9 Responses to “Well, this went off on a tangent.”

  • Daniel says:

    My “sucker book” would be Shazam!/Captain Marvel, although that interest has waned significantly in the last several years and was pretty much killed after the awful film was released earlier this year.

  • Chris V says:

    There have been a lot of Marvel Comics which would fall in to this catergory for me.
    I usually buy comics based on the writer.
    However, with a lot of Marvel books, I feel a connection to the characters, after reading about them for so long.

    So, I’ve continued reading X-Men, even though (outside of the Morrison run), I haven’t really enjoyed them since the end of the original Claremont days.
    I even stuck through the entirety of the Chuck Austen run, which nearly did me in.


    As far as Firestorm, I thought the entirety of the John Ostrander run was pretty entertaining.

    I didn’t read what came before Ostrander on that series, but I enjoyed all of the Ostrander issues.
    I wouldn’t have a negative opinion of you continuing to read the book through that entire period.

  • John Lancaster says:

    As one would suspect, my list for something like this is long and varied but I have to agree with Robcat17 on this one as well. I’m a sucker for Legion. Man, were those New 52 issues horrible, but I bought and read every single one of them. Even Legion Lost. And I will go on supporting The Legion in every iteration in the hopes that this one (or the next one) may be the one where they get it right.

    On a related note; My secret wish is that somewhere around issue 7 or so in this new Inferior 5 comic that Giffen is doing, we just get a random panel with a dead Karate Kid and nobody mentions it. Since it’s set in the past it won’t even bother the new series’ continuity.

  • John Lancaster says:

    Hey Mike – To circle back around to things like New Universe, what were your thoughts on the Marvel/Epic Shadowline titles?

  • Ray Cornwall says:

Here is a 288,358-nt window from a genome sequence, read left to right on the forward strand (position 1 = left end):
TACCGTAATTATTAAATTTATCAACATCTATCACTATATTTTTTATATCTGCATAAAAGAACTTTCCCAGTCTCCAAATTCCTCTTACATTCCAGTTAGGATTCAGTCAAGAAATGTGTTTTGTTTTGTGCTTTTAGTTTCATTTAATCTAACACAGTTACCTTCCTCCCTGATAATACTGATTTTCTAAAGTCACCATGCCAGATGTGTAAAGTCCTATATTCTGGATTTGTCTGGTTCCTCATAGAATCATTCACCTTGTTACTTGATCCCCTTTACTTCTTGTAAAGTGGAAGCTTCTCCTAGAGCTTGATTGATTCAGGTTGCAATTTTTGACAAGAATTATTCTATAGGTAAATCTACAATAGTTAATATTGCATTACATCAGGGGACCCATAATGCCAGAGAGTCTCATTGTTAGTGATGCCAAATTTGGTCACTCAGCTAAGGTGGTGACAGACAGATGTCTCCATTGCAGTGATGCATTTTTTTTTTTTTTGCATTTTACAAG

My sucker book was the DeFalco/Ryan run of Fantastic Four. It kicked off with “I married a Skrull!” It did not get better.

    I bought every issue. I bought the variant covers. I bought the foil covers. I read them all. I rued them all.

    I could go off on day-long rants on how bad DeFalco’s dialogue was. Wait…let me change that.

    I! Could! Go! OFF! On day-long rants! On how BAD! DeFalco’s dialogue…AND HIS USE OF EXCLAMATION POINTS! WERE!

    Paul Ryan was a very good artist (and left us much too soon), but he could not draw a good FF. Every character lacked oomph. The lines were the wrong weight. The compositions were dull.

    And the plots were the worst example of 90s comics. Just plots set up…to SHOCK! YOU! Everything was about ridiculous cliffhangers. The cliffhangers didn’t make sense, but don’t worry…NEITHER DID THE RESOLUTIONS THE NEXT ISSUE! MWAH HAH HAH!

    And the costumes! EVIL SLUT SUE! THE THING WITH A BOWLING BALL ON HIS HEAD! Lyja the Skrull with a weird headpiece- why did SKRULLS WEAR HEADPIECES?

    You know what? The book didn’t get better after DeFalco and Ryan left. We got Jim Lee FF, which was ok. We got a few issues of Lobdell and Alan Davis, which was surprising AWESOME, but then we got years of late-model Claremont.

    Finally, we got a bit of a turnaround when Loeb and Pacheco arrived…then the underrated Kesel issues…and then FINALLY. Waid and Ringo. And after that, most of the FF issues have been pretty good.

    But boy, those DeFalco/Ryan books. UGH.

  • CalvinPitt says:

    I think Amazing Spider-Man was probably a sucker book for me for a while. I started getting it monthly when I returned to buying comics late in the Howard Mackie run, and stayed until just before One More Day. (There’d been enough spoilers on the internet I knew OMD was just going to piss me off, so hell if I’d pay for the privilege)

    But looking back, for as much as I enjoyed JMS’ early run, I probably should have left when John Romita Jr. did, because the last couple of years (Sins Past/The Other/interminable Civil War tie-ins) were not worth it.

    I don’t think I have a current book now that qualifies, because most of the things I buy don’t last long enough for it to matter. I imagine if Marvel announced another New Warriors book I would give it a chance, but even that depends on the creative team and who was on the roster.

    DC’s constant reboots and semi-reboots seem to have broken whatever connection I had to the characters they have I liked, because I can’t even tell if it’s supposed to be the same one any more.

  • Mikester says:

    John – gotta be honest, never read a single Shadowline book, and barely remember selling any. I think there was a brief window of interest when Terror Inc. got marginally “hot” for a second, but that was about it!

    I actually have posted about Shadowline on the site before!


  • Adam Farrar says:

    @ Ray: I’ve almost got that whole run. I just need four more issues.

  • Chris G says:

    I honestly think the Legion doesn’t work unless it’s a spinoff of a Superboy who is Superman When He Was A Boy. Then it becomes part of Superman’s history and in-universe proof that Superman will endure as the greatest hero of them all. I wish the new book well and I might even read it when the collection shows up at the library but it’s just not for me any more.